Food Storage Wisdom

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Food Storage Wisdom

A generation or two ago, families had the good sense to always maintain a good food storage program because they understood that bad things can happen to food supplies. At some point, America became complacent and assumed that there would never be a time when we couldn’t get in the car, drive to the grocery store or restaurant, and find exactly what we wanted in bountiful quantities at cheap prices. That is not a good assumption. Now things are starting to return to a more sane idea that every family should have their own secure food storage plan. Food storage is still viewed as a somewhat quirky, semi-paranoid idea, but anyone reading The Southern Agrarian understands that it is a very wise move.

These are some notes compiled by a relative who spent forty days living entirely off of stored food supplies. I have known him for my entire life. He is a physician, and looks at this from a very analytical and physiological standpoint. I found myself modifying our family’s own food storage program after following his experience during those forty days.

  • CANNED GOODS—Canned goods have a limited shelf life and should not be part of a survival food program unless they are rotated as part of one’s regular eating. Older foods may not make a person sick, but they taste funny and stress the digestion.
  • FREEZE-DRIED FOODS—Freeze-dried foods have a very long shelf life and are quite palatable and satisfying, both the vegetables and the meats.
  • OILS—Oils are not sold as part of a survival package. They must be acquired separately. They are needed for cooking, palatability, and calories. Vegetable oils probably have important essential fatty acid nutrients, too.
  • NUTS—Easy to store, and a satisfying supplement to many foods.
  • GRAINS—RICE, RICE, RICE. Easy to prepare, easy to store, goes well with other foods. More palatable than freeze-dried potatoes, easier to prepare than breads. (If I had it to do over, I would have bought more rice and less wheat. THIS WAS ONE OF THE BIG LESSONS OF MY EXPERIENCE.)
  • LEGUMES—Easy to store, easy to cook, satisfying. (Legumes, along with rice, became the staples to which I added other things.)
  • SEASONINGS—Seasonings are critical to making legumes palatable. They are sold as packets in grocery stores next to the legumes (dried beans).
  • DIETARY SUPPLEMENTS—Fish oil caps, and hard-coat (i.e. oxygenation-resistant) vitamin pills. Just in case something is missing from the other foods.
  • BULK SUPPLEMENTS—Fiber supplements and perhaps mag citrate. Under survival conditions they can make it so you have one less thing to worry about.
  • PRESERVATION—Many foods come in large containers and once opened, unused portions are susceptible to spoilage unless properly stored. I use mason jars and evacuate air with a vacuum pump. (Completely filling the mason jar is another way to minimize the amount of oxygen in the jar, too.) Weevils can destroy grain supplies if grains are exposed to oxygen.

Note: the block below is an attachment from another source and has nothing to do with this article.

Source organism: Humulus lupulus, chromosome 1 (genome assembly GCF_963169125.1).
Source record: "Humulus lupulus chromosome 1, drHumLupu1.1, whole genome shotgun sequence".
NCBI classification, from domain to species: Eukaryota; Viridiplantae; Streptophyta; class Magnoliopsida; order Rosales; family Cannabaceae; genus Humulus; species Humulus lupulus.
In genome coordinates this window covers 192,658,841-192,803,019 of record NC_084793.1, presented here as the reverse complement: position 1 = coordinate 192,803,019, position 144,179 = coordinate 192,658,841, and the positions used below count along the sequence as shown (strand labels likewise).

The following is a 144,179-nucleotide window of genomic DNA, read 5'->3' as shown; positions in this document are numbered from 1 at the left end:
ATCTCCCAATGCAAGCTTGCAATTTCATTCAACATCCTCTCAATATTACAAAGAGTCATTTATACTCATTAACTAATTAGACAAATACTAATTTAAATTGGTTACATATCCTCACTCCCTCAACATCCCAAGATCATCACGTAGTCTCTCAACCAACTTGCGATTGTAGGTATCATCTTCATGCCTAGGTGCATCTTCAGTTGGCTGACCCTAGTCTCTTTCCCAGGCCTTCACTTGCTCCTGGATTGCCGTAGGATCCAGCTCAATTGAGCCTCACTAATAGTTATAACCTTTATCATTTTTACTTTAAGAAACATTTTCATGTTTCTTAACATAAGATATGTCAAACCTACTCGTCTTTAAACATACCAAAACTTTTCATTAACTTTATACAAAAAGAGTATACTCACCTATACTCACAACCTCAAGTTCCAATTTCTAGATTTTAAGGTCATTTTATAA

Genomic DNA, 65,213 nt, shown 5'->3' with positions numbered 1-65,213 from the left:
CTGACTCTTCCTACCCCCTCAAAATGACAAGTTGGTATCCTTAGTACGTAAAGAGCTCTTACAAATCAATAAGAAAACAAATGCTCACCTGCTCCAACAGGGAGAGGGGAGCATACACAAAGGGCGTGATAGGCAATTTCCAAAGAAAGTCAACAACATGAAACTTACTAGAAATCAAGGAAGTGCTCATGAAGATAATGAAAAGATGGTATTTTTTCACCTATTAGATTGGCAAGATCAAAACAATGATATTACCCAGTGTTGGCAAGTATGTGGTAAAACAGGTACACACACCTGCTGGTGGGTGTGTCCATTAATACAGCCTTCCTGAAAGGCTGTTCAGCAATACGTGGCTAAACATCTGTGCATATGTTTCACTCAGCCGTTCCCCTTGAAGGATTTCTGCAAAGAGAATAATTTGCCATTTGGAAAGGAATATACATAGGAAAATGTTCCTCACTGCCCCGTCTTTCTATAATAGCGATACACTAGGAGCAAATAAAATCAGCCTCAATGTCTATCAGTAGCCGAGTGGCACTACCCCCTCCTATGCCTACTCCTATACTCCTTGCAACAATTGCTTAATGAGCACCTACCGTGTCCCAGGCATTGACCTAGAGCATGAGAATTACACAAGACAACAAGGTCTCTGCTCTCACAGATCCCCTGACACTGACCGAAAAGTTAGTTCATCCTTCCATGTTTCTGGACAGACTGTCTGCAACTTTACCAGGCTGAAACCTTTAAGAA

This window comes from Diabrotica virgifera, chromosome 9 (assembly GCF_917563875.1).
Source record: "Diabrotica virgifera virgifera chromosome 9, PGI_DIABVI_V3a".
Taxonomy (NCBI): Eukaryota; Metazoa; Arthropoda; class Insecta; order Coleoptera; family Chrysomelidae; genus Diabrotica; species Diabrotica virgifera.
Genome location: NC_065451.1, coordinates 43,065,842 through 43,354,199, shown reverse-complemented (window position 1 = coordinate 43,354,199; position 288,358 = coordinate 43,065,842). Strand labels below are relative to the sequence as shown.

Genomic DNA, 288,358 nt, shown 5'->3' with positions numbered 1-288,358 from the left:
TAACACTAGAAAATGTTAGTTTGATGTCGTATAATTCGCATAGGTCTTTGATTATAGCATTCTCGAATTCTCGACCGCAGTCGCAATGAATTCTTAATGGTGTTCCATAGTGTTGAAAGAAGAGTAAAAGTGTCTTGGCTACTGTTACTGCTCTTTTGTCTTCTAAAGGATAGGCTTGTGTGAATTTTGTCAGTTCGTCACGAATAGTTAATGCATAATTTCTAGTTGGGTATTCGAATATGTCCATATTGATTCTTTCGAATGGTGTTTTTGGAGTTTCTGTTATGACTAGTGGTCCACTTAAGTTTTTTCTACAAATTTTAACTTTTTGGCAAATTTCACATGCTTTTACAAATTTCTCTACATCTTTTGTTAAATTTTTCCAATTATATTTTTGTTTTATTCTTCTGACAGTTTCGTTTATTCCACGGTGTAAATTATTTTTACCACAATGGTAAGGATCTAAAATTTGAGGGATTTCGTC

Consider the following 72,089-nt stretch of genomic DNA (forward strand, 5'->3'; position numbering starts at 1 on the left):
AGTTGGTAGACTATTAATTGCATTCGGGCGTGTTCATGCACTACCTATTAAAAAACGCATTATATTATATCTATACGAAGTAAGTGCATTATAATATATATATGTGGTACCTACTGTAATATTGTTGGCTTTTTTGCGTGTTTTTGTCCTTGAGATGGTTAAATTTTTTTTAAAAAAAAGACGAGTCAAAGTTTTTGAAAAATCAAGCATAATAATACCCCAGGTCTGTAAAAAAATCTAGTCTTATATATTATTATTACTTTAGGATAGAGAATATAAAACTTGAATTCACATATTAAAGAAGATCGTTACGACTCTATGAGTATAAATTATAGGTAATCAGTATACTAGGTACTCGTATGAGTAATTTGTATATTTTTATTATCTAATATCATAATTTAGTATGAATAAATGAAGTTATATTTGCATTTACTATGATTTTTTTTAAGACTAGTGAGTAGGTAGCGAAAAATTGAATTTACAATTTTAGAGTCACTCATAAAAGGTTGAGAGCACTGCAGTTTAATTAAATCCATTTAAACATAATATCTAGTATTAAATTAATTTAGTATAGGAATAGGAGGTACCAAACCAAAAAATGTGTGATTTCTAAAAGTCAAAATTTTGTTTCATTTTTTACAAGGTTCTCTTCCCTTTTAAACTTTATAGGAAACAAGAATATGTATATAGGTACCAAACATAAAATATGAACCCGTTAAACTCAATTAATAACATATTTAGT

• MISC—Salt; sugar; anything you use for cooking. Tincture of iodine, to make drinking water safe. (Think of other supplies.)
  • PRACTICE—If you are not experienced, you will neglect supplies that are important and overstock supplies that are unimportant.
  • PRESERVATION II—Light, heat, moisture, oxygen. To maximize shelf-life, keep these to a minimum.


  • Old canned goods may taste alright, but leave me feeling slightly queasy for hours.
  • Freeze-dried meats and vegetables can be sprinkled onto moist foods and eaten with no additional preparation. This is convenient, and they are more palatable dry than reconstituted.
  • Ketchup, mayonnaise, and salad dressings are wonderful for dressing up foods. They have limited shelf life, probably about a year, but they are so good and so familiar it is worth keeping a fresh supply.
  • Some freeze-dried fruits are more suitable than others. Raisins are substantial and flavorful, whereas strawberries and blueberries are puffed-up and acidic. The raisins would be more of a staple, and the other berries serve as part of a treat recipe.
  • Powdered milk can be sprinkled onto foods (like oatmeal) and taste quite good (add peanut butter and raisins, please) and avoid the nuisance of reconstituting to an insipid, fat-free drink that must be protected from spoilage.
  • Beverages will be limited. Coffee, tea, grog, crystallized drinks can be properly stored indefinitely. Liquid concentrates do not have indefinite shelf lives. I favor the fortified orange drink from my supplier.
  • #10 cans are much more convenient than 5-gallon pails, unless one has carefully thought out his usage patterns.
  • Lots and lots of mason jars will be needed in order to have opened a variety of foods without losing the balance to spoilage.
  • The moist, hot, recently prepared rice and legume combo made me feel like I was eating fresh, rather than off-the-shelf survival foods.
  • Many “combo-recipe packs” (e.g. beef stroganoff, spaghetti and meatballs, etc.) are very salty and should probably be “cut” with a bowl of rice.
  • Pan breads (pancakes, waffles, cornbread) are more practical than firing up an oven to cook loaves or biscuits. Under survival conditions, baked bread will become a luxury item.

By Stephen Clay McGehee

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